BY SILAS NKALA
NEW research on health issues has revealed that 80% of Zimbabwe’s population has turned to traditional medicines due to high cost of conventional drugs.
A study titled Zimbabwe Pharmaceuticals: Opportunities for Growth and the Possibilities for Medical Cannabis, was presented yesterday by University of Zimbabwe researcher, Innocent Chirisa, during a virtual meeting organised by the International Labour Organisation (ILO).
Chirisa said Zimbabwe, Kenya, Nigeria and South Africa were some of the leading countries in the pharmaceutical industry in sub-Saharan Africa.
He said Lesotho in 2017 became the first country in Africa to grant licences for the production of medical cannabis while Zimbabwe followed suit the same year.
“Some indigenous companies are also present in this sub-sector such as Musimboti Traditional Medicine, with local medicines such as Moringa, Intolwane, Umgugudu, and Isihaqa being manufactured,” Chirisa said.
“In Zimbabwe, at least 80% of the population relies on traditional medicines as substitutes for conventional drugs which cost more and which they cannot afford.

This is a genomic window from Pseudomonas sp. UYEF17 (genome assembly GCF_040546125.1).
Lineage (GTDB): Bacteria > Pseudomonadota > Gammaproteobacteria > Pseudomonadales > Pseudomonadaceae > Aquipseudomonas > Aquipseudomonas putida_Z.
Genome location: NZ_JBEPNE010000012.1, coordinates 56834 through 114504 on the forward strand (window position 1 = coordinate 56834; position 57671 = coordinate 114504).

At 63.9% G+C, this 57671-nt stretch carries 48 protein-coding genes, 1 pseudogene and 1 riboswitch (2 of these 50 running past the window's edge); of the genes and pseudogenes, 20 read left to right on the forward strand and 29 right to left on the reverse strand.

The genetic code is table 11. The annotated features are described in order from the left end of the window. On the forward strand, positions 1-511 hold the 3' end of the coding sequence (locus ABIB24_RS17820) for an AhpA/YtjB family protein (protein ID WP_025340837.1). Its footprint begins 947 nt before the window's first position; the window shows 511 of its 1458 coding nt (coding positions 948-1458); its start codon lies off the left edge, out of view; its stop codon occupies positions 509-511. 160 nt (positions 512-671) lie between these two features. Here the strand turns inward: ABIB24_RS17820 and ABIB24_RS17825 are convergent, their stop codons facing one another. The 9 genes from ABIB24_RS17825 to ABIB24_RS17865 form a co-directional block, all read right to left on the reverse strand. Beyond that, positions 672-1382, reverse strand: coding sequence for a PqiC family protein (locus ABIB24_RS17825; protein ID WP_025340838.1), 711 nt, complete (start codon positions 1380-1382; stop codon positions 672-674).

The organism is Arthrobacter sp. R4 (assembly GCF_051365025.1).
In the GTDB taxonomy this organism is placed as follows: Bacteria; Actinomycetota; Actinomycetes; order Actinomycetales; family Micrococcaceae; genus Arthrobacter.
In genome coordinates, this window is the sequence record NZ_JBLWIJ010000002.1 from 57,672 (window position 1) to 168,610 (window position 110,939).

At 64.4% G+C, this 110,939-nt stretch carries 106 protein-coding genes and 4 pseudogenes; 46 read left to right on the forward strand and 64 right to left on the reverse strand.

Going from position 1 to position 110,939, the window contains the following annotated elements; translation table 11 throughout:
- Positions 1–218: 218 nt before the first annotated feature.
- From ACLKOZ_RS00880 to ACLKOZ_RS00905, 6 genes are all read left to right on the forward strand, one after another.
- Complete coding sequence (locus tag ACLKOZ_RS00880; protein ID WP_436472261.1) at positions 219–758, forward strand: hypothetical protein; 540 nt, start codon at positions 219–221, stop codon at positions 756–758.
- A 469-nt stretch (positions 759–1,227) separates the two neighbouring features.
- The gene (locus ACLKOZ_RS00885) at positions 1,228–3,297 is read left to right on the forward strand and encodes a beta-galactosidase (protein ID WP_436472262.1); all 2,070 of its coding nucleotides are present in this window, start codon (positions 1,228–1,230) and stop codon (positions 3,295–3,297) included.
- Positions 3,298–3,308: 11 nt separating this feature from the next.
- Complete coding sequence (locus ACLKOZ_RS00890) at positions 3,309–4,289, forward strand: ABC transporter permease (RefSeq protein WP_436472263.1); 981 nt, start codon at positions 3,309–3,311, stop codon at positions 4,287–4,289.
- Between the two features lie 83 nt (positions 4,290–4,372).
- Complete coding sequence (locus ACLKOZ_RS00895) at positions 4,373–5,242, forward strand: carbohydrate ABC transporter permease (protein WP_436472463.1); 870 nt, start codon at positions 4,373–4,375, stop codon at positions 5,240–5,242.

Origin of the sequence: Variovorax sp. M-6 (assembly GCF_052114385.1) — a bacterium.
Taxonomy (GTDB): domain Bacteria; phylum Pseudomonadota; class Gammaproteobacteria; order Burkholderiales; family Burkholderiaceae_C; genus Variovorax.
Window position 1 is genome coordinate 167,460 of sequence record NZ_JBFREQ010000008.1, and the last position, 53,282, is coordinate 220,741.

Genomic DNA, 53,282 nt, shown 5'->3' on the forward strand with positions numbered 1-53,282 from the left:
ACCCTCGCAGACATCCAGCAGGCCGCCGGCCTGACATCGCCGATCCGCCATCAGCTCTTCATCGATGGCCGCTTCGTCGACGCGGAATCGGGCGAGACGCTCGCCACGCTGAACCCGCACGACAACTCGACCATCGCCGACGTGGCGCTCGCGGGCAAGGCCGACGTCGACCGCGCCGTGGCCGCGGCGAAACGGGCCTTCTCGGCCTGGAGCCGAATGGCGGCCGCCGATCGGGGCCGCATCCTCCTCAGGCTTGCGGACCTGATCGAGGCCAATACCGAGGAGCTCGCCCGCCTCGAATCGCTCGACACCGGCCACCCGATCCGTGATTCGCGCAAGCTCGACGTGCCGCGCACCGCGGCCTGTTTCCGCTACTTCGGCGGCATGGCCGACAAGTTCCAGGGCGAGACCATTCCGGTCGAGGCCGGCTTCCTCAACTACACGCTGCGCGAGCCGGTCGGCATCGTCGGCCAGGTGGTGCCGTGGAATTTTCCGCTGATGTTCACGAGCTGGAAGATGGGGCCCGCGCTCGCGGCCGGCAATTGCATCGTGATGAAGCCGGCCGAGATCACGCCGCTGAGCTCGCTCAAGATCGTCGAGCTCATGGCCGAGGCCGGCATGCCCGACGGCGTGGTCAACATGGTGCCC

“The complementary medicine regulations adopted in 2015 give traditional drugs an official status in the Zimbabwean medical framework. Alternative medicines include herbal, homeopathic, neutraceutical, and anthroposophic medicinal products which are used as supplements to conventional drugs.”
The UZ is conducting research on cannabis use in Binga for pharmaceutical purposes.
Chirisa said use of traditional medicines in Zimbabwe was caused by the informal drugs market which is inefficient in the distribution of medicines and the inequitable health insurance coverage, making consumers choose cheaper products.
He said as a result, consumers ended up purchasing counterfeit and substandard drugs from cross-border traders and 38% of the drugs, through foreign merchants.
Employers Confederation of Zimbabwe executive director Nester Mukwehwa said COVID-19 had also caused proliferation of traditional medicines.
She urged pharmacies to reduce the cost of drugs to curb proliferation of counterfeit medicines.
ILO senior employers’ specialist Maria Machailo Molebatsi said the pharmaceutical sector was essential to the health sector, especially during the COVID-19 pandemic.